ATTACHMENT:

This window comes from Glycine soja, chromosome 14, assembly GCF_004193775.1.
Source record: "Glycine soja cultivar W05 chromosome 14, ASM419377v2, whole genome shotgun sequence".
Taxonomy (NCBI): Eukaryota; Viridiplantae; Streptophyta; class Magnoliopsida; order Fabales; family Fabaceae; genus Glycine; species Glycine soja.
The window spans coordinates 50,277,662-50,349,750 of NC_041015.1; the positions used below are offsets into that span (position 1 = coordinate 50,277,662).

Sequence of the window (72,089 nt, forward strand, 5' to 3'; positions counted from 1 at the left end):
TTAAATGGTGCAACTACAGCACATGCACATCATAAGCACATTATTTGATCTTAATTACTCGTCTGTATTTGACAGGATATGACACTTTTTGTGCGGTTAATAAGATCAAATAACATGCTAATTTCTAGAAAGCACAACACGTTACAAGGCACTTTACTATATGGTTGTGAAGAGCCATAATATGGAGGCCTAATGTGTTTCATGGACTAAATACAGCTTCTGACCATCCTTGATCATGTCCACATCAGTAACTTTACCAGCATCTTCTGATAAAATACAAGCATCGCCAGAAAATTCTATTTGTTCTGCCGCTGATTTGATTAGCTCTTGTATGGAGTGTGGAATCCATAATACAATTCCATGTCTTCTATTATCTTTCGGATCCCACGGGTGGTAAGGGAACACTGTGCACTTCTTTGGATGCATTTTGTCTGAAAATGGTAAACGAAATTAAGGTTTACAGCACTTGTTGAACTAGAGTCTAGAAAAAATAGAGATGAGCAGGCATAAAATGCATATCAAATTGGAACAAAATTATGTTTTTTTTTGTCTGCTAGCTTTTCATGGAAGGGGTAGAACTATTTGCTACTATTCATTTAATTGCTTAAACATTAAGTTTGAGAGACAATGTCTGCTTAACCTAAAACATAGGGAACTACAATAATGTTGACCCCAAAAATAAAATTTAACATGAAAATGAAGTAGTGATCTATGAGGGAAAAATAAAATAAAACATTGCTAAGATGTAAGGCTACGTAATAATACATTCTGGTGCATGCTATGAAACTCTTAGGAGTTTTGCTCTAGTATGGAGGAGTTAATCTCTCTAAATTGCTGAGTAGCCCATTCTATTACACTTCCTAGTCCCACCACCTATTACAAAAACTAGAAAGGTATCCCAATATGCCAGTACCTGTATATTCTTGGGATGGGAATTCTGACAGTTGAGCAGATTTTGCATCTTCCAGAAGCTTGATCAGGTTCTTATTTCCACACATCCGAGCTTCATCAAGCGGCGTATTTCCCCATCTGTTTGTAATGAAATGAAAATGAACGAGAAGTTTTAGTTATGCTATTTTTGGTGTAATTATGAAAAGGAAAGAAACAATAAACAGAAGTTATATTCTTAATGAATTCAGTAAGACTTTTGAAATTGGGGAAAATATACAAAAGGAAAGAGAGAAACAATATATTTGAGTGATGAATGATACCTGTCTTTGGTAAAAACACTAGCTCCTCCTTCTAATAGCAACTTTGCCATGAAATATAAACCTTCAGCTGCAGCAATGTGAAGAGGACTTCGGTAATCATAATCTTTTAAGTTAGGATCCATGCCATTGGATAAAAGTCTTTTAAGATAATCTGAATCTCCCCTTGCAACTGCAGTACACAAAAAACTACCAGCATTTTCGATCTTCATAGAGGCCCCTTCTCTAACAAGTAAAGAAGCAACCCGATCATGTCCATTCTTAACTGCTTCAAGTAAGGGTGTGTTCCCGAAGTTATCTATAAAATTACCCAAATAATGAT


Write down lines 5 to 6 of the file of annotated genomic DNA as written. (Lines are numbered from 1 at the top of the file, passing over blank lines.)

Sequence of the window (72,089 nt, forward strand, 5' to 3'; positions counted from 1 at the left end):
TTAAATGGTGCAACTACAGCACATGCACATCATAAGCACATTATTTGATCTTAATTACTCGTCTGTATTTGACAGGATATGACACTTTTTGTGCGGTTAATAAGATCAAATAACATGCTAATTTCTAGAAAGCACAACACGTTACAAGGCACTTTACTATATGGTTGTGAAGAGCCATAATATGGAGGCCTAATGTGTTTCATGGACTAAATACAGCTTCTGACCATCCTTGATCATGTCCACATCAGTAACTTTACCAGCATCTTCTGATAAAATACAAGCATCGCCAGAAAATTCTATTTGTTCTGCCGCTGATTTGATTAGCTCTTGTATGGAGTGTGGAATCCATAATACAATTCCATGTCTTCTATTATCTTTCGGATCCCACGGGTGGTAAGGGAACACTGTGCACTTCTTTGGATGCATTTTGTCTGAAAATGGTAAACGAAATTAAGGTTTACAGCACTTGTTGAACTAGAGTCTAGAAAAAATAGAGATGAGCAGGCATAAAATGCATATCAAATTGGAACAAAATTATGTTTTTTTTTGTCTGCTAGCTTTTCATGGAAGGGGTAGAACTATTTGCTACTATTCATTTAATTGCTTAAACATTAAGTTTGAGAGACAATGTCTGCTTAACCTAAAACATAGGGAACTACAATAATGTTGACCCCAAAAATAAAATTTAACATGAAAATGAAGTAGTGATCTATGAGGGAAAAATAAAATAAAACATTGCTAAGATGTAAGGCTACGTAATAATACATTCTGGTGCATGCTATGAAACTCTTAGGAGTTTTGCTCTAGTATGGAGGAGTTAATCTCTCTAAATTGCTGAGTAGCCCATTCTATTACACTTCCTAGTCCCACCACCTATTACAAAAACTAGAAAGGTATCCCAATATGCCAGTACCTGTATATTCTTGGGATGGGAATTCTGACAGTTGAGCAGATTTTGCATCTTCCAGAAGCTTGATCAGGTTCTTATTTCCACACATCCGAGCTTCATCAAGCGGCGTATTTCCCCATCTGTTTGTAATGAAATGAAAATGAACGAGAAGTTTTAGTTATGCTATTTTTGGTGTAATTATGAAAAGGAAAGAAACAATAAACAGAAGTTATATTCTTAATGAATTCAGTAAGACTTTTGAAATTGGGGAAAATATACAAAAGGAAAGAGAGAAACAATATATTTGAGTGATGAATGATACCTGTCTTTGGTAAAAACACTAGCTCCTCCTTCTAATAGCAACTTTGCCATGAAATATAAACCTTCAGCTGCAGCAATGTGAAGAGGACTTCGGTAATCATAATCTTTTAAGTTAGGATCCATGCCATTGGATAAAAGTCTTTTAAGATAATCTGAATCTCCCCTTGCAACTGCAGTACACAAAAAACTACCAGCATTTTCGATCTTCATAGAGGCCCCTTCTCTAACAAGTAAAGAAGCAACCCGATCATGTCCATTCTTAACTGCTTCAAGTAAGGGTGTGTTCCCGAAGTTATCTATAAAATTACCCAAATAATGAT